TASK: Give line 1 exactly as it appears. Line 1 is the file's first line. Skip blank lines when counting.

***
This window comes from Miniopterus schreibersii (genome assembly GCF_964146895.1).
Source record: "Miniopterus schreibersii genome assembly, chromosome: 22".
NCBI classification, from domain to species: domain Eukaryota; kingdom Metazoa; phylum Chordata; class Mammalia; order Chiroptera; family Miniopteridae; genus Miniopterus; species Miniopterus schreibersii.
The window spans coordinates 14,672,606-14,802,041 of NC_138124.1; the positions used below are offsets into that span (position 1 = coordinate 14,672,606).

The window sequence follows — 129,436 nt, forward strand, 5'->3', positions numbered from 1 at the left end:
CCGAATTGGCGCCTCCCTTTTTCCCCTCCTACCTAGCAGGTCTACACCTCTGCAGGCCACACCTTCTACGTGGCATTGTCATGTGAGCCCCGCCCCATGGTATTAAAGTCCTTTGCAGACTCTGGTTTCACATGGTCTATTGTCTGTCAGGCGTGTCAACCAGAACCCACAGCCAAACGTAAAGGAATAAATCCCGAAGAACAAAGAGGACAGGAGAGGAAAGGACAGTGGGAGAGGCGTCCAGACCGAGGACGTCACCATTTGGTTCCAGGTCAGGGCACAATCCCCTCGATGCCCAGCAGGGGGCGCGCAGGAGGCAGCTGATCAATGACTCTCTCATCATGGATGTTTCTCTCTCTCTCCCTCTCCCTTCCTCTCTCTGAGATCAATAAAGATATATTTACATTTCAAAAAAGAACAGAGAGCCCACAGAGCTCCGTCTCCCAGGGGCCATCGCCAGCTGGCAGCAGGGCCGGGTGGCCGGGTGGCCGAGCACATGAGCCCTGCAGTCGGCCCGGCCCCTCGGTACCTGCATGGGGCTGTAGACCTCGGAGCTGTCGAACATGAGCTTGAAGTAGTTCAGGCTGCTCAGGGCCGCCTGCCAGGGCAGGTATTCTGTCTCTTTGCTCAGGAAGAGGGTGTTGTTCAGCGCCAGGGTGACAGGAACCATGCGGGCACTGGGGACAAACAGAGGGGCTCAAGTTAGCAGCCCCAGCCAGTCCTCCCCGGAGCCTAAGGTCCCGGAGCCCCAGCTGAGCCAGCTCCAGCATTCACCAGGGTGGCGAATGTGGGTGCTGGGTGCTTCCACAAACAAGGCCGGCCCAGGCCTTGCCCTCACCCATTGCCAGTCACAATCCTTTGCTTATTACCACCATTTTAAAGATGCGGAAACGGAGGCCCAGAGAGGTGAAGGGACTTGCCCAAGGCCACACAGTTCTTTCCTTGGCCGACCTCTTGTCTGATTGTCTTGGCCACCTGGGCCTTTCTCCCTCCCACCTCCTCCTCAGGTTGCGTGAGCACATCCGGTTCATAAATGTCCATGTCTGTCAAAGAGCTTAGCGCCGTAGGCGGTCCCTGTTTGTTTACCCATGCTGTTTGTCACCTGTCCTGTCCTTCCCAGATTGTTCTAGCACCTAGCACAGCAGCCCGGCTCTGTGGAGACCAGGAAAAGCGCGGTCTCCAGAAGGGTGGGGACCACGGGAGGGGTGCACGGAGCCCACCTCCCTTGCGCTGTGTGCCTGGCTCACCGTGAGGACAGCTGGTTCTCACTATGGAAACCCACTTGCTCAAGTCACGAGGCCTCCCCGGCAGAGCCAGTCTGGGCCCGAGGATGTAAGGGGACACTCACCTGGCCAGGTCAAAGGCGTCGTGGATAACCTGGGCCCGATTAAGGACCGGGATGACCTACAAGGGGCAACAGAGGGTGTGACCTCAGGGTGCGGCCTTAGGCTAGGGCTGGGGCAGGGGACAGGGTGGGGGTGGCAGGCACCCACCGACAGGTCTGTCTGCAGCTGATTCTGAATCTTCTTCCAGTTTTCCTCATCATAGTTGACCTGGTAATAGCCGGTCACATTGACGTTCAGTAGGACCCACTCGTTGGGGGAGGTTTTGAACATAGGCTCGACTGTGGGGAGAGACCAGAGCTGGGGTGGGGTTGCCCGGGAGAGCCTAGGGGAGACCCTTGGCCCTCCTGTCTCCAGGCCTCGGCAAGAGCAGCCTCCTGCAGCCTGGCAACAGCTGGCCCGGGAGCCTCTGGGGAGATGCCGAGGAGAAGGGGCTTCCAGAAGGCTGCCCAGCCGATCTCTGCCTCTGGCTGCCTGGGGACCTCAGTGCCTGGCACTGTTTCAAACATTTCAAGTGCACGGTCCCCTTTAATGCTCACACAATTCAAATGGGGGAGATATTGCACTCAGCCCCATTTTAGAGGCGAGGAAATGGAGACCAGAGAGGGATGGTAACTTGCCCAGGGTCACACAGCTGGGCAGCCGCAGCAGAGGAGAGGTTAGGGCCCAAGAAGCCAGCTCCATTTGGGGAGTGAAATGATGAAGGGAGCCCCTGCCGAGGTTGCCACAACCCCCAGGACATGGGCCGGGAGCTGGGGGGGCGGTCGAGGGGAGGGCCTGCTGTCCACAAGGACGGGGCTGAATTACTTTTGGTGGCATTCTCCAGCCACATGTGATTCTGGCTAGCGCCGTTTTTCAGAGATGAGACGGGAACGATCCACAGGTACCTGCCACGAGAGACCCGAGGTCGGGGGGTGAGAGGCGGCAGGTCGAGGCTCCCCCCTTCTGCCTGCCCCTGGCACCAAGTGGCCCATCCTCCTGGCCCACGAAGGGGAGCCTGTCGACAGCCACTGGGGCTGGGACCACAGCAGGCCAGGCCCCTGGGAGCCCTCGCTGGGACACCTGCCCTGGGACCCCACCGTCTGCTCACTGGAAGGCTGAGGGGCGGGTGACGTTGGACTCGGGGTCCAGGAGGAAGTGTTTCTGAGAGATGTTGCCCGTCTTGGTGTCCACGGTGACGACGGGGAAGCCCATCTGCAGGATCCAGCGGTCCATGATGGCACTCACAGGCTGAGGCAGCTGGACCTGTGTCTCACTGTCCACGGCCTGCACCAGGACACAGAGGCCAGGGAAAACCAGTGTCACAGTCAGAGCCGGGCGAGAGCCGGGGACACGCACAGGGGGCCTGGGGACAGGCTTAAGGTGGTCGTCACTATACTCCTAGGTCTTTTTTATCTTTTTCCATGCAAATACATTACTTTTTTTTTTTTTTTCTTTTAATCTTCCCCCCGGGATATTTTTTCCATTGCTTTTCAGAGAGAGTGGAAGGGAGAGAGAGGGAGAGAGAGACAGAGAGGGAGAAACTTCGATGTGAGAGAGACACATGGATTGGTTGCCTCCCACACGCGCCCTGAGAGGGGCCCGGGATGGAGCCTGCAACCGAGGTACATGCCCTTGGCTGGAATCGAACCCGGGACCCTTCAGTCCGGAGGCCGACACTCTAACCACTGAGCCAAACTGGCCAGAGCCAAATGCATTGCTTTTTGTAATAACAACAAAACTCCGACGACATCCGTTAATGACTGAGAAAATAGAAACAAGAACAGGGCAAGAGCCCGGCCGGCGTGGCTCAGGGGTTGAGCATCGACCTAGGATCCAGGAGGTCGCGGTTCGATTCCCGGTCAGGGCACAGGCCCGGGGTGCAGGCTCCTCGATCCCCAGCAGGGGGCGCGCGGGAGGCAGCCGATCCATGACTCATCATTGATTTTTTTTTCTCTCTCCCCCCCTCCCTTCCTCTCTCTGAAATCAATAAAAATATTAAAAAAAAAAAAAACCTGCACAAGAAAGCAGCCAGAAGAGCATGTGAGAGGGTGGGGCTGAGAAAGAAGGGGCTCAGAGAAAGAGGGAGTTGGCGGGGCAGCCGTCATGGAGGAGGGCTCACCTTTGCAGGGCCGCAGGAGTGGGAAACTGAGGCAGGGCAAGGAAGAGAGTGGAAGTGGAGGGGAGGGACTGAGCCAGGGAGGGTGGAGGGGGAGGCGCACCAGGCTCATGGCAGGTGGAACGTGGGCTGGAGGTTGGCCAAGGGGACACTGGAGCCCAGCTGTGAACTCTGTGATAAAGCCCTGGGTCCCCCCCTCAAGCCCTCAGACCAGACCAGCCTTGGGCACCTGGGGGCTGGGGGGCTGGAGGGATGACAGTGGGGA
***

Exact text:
This window comes from Miniopterus schreibersii (genome assembly GCF_964146895.1).